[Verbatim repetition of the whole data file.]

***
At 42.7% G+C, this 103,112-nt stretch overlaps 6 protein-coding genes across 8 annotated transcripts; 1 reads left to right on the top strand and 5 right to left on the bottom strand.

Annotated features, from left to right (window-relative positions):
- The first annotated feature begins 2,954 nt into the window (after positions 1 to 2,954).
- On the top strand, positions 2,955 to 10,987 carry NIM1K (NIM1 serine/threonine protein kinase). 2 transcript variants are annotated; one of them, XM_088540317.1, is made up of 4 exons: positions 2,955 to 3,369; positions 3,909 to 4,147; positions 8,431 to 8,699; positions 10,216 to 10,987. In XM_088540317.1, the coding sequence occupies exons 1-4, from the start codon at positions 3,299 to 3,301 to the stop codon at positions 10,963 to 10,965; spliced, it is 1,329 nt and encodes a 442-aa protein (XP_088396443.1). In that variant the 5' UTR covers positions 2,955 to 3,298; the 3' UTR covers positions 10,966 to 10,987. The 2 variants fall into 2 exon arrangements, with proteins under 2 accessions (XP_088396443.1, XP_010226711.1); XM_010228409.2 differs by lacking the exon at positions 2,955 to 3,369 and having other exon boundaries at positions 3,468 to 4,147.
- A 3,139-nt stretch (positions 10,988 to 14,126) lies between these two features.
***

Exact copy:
At 42.7% G+C, this 103,112-nt stretch overlaps 6 protein-coding genes across 8 annotated transcripts; 1 reads left to right on the top strand and 5 right to left on the bottom strand.

Annotated features, from left to right (window-relative positions):
- The first annotated feature begins 2,954 nt into the window (after positions 1 to 2,954).
- On the top strand, positions 2,955 to 10,987 carry NIM1K (NIM1 serine/threonine protein kinase). 2 transcript variants are annotated; one of them, XM_088540317.1, is made up of 4 exons: positions 2,955 to 3,369; positions 3,909 to 4,147; positions 8,431 to 8,699; positions 10,216 to 10,987. In XM_088540317.1, the coding sequence occupies exons 1-4, from the start codon at positions 3,299 to 3,301 to the stop codon at positions 10,963 to 10,965; spliced, it is 1,329 nt and encodes a 442-aa protein (XP_088396443.1). In that variant the 5' UTR covers positions 2,955 to 3,298; the 3' UTR covers positions 10,966 to 10,987. The 2 variants fall into 2 exon arrangements, with proteins under 2 accessions (XP_088396443.1, XP_010226711.1); XM_010228409.2 differs by lacking the exon at positions 2,955 to 3,369 and having other exon boundaries at positions 3,468 to 4,147.
- A 3,139-nt stretch (positions 10,988 to 14,126) lies between these two features.